Entrepeneur: Nir Pearlson Architect

Eugene Magazine

WHO: Architect Nir Pearlson was born and raised on a kibbutz in northern Israel—an agricultural cooperative steeped in social ideology and surrounded by farmland and wilderness. After high school, Pearlson served three mandatory years in the military. “Following the service, I took off my uniform, strapped on a backpack, and traveled extensively in Europe, Canada, the U.S., and South America,” says Pearlson. “I financed my travels with periods of work as a plumber, house painter, carpenter, and silversmith.” In the late ‘80s, Pearlson began his architectural studies in Bezalel, Israel’s oldest art academy. Pearlson and his wife later relocated to the U.S. where he continued his studies at the University of Oregon, earning a Bachelor of Architecture in 1995.

THE BIZ BUZZ: Following college, Pearlson set out to learn the profession by working with experienced, reputable architects. “In 2003, after eight years of work with commercial Eugene firms where I learned to manage large, complex projects, I felt I had sufficient experience to launch my own firm,” says Pearlson. Today, Nir Pearlson Architect provides a full range of architectural services, including site selection and assessment, design team leadership and coordination of consultant teams, site design, master programming and planning, space planning and interior design, and architectural design from the preliminary concept to the final details.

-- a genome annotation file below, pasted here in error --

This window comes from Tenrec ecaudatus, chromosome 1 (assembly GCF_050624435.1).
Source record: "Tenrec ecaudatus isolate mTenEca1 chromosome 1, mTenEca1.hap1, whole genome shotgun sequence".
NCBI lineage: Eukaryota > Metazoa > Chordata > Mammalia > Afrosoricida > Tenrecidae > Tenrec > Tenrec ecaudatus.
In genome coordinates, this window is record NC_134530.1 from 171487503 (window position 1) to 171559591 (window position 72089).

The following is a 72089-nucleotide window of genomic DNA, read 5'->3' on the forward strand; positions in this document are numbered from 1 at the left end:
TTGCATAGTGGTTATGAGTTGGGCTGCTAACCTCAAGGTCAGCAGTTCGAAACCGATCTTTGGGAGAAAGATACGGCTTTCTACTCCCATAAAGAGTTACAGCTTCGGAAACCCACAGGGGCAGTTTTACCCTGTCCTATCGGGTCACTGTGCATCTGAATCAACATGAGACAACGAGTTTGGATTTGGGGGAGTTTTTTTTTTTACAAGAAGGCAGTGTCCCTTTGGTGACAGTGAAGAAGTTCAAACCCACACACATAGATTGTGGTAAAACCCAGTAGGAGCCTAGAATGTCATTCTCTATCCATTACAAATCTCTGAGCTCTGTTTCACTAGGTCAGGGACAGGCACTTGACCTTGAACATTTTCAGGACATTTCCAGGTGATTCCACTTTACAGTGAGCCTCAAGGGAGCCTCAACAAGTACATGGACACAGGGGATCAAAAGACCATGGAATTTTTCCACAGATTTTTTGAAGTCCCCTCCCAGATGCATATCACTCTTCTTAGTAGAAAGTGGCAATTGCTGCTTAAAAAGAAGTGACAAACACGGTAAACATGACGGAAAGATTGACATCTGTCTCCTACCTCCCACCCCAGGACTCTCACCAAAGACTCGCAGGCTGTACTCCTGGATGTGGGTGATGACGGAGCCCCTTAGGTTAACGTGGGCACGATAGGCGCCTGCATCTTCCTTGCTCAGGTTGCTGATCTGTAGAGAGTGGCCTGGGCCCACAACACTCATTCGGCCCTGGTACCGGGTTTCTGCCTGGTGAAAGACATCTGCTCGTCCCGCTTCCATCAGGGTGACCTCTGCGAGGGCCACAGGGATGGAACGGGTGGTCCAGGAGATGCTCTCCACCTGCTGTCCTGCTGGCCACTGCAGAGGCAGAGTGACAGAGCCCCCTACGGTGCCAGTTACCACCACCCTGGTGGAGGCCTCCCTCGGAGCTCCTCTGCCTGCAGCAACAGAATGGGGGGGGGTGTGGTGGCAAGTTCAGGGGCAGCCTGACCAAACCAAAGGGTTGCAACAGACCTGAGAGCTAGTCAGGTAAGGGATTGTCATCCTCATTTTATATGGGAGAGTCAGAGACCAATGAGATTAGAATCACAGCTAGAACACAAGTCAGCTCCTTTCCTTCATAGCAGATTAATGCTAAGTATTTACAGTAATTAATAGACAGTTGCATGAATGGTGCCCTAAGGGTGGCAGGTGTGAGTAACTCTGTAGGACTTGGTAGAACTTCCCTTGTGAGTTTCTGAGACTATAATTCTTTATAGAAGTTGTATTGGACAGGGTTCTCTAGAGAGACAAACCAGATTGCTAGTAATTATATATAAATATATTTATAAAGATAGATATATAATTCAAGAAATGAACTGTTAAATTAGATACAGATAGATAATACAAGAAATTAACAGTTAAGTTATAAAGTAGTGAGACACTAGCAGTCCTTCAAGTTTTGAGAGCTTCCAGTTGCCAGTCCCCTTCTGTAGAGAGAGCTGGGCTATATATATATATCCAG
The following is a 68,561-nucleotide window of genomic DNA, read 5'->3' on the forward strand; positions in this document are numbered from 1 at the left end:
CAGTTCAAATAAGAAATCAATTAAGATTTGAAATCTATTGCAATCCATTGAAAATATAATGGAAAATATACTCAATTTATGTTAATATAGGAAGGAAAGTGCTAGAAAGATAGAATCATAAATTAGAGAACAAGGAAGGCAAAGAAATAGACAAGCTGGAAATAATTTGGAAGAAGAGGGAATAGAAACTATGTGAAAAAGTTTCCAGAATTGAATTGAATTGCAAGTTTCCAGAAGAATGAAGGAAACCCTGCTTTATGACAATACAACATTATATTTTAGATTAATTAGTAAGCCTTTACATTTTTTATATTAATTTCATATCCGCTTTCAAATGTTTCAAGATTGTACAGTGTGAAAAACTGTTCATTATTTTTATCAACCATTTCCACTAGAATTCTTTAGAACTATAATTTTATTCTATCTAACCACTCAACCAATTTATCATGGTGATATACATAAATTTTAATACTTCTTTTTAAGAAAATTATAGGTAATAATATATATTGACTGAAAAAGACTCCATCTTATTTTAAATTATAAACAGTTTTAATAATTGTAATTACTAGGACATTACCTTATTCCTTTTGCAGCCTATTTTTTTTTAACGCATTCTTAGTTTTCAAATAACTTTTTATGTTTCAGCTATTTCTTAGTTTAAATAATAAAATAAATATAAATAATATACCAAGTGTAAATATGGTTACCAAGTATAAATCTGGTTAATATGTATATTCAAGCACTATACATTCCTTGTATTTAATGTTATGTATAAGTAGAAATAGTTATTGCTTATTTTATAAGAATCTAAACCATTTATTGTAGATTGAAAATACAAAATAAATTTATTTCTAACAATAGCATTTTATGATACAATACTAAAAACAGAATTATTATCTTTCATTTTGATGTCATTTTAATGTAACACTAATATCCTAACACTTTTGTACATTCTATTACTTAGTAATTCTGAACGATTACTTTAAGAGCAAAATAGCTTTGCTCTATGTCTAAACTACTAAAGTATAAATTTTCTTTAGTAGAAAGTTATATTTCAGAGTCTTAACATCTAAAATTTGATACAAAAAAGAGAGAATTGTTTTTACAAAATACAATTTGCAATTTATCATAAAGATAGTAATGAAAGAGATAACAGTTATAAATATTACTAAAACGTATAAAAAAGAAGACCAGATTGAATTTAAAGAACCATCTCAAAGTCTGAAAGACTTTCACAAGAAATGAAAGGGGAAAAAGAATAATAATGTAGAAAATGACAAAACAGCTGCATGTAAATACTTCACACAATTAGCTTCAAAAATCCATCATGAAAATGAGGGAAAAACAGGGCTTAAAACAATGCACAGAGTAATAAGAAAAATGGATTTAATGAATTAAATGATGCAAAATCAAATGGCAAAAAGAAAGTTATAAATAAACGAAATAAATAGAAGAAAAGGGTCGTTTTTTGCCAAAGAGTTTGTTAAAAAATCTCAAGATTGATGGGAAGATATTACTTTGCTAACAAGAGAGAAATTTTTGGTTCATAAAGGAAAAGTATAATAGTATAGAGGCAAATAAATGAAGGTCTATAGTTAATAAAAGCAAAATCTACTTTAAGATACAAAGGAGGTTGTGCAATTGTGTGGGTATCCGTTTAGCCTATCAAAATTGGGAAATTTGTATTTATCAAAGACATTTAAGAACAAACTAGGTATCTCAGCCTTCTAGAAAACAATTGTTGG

IN HIS WORDS: “Like all architects, I thrive on problem-solving and live by the credo of team work,” says Pearlson. “From sketching a building plan, to communicating with clients, leading my staff, and writing invoices, my professional world is a winding course of successive problems and resolutions.” Although some days and weeks are exhausting and even bruising, Pearlson says, “I find great fulfillment in the complex process of place-making: interacting with clients and contractors; devising utilitarian and aesthetical solutions; capturing and expressing the spirit of a place; and creating buildings and spaces that shelter and support people and community.”